Now customers know exactly the effect they can look for from the product, meaning more expectations being met from the start and less eCommerce returns in the future.
Plus, it’s always helpful to get a nice shout-out from the original poster herself. Note Becca’s comment “I LOVE REDKEN” directly on the post – now that’s UGC magic in action.
UGC can’t do much for an incorrect shipment or if the product is no longer needed by the customer, but there is one more key way that customer photos can help reduce eCommerce returns.
Product photos don’t always encapsulate everything about a product. And it’s such a shame for a customer to order something from your eCommerce store and be surprised that something wasn’t as originally described on your site.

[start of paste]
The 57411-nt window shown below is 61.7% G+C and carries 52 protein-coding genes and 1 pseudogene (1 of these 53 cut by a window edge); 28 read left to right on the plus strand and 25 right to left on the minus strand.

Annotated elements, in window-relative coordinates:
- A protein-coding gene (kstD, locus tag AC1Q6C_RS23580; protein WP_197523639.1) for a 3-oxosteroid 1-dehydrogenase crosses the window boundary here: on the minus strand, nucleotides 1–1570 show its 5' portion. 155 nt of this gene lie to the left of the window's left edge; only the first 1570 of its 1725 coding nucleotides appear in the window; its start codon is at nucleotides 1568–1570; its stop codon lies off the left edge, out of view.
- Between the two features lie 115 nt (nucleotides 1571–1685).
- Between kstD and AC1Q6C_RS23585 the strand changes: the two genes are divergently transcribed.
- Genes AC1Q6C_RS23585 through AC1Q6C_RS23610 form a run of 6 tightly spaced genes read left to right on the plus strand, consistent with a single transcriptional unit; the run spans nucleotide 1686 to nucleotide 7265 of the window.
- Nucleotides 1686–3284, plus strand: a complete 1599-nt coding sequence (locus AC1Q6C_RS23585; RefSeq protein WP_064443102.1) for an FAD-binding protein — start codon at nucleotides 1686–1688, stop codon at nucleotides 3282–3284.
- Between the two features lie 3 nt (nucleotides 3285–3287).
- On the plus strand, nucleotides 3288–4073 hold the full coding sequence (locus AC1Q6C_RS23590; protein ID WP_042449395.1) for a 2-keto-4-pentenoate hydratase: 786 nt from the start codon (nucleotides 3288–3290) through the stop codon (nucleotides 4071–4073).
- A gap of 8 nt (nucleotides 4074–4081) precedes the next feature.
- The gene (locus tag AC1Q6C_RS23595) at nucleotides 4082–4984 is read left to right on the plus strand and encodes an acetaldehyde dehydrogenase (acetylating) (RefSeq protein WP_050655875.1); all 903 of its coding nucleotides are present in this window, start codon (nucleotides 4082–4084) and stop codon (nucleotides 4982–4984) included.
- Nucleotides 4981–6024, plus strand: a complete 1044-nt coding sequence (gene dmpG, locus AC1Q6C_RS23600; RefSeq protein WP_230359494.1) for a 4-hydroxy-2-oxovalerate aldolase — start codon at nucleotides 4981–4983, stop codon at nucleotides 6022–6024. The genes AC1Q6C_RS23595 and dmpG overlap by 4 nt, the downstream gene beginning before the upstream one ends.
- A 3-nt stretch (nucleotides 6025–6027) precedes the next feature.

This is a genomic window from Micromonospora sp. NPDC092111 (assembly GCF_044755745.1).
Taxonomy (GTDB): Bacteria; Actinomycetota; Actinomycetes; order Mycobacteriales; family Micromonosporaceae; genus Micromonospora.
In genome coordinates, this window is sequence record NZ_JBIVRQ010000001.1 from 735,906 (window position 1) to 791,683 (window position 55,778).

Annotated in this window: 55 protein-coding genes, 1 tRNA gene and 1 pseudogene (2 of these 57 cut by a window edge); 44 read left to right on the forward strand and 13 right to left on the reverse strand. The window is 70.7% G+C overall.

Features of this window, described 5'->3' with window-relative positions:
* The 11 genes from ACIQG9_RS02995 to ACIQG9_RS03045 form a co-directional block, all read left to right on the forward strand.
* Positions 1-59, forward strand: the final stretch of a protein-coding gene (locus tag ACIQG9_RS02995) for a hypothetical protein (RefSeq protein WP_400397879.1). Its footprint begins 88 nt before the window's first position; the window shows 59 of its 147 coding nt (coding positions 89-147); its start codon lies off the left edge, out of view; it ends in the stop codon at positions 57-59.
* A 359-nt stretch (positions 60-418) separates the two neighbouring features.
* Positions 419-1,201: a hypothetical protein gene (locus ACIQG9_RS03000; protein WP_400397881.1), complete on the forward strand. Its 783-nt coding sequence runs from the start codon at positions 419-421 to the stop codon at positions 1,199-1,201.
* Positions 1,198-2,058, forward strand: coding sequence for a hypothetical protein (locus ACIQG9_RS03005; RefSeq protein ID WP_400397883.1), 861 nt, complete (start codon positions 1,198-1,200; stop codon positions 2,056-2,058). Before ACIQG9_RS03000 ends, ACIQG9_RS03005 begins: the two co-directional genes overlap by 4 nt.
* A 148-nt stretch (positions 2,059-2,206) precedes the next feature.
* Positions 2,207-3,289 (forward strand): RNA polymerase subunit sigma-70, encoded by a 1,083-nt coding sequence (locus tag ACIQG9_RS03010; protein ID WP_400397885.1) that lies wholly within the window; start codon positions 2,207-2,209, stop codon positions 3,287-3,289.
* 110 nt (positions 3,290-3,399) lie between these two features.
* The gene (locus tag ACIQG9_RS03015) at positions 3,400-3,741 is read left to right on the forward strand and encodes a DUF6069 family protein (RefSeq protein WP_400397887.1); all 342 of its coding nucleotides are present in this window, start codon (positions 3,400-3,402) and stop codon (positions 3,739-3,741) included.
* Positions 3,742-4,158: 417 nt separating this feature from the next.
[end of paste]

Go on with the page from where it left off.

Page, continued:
But, with UGC, other customers have the opportunity to experience your products and then share if there was something that didn’t quite match.
For example, a pair of skinny jeans on the Levi’s website.
These jeans look perfect for a work setting where you can be a little more casual – while keeping a level of professionalism, of course. Levi’s also includes customer reviews on their website! This one below paints a much clearer picture than this product page.
While this woman was still happy with the jeans despite the surprise hems, that doesn’t mean all women will be. What if someone wanted to wear these to work and the new hems immediately changed how professional they really look? Perhaps, had she known, she might have bought a different pair instead of returning these ones as soon as she opens the box.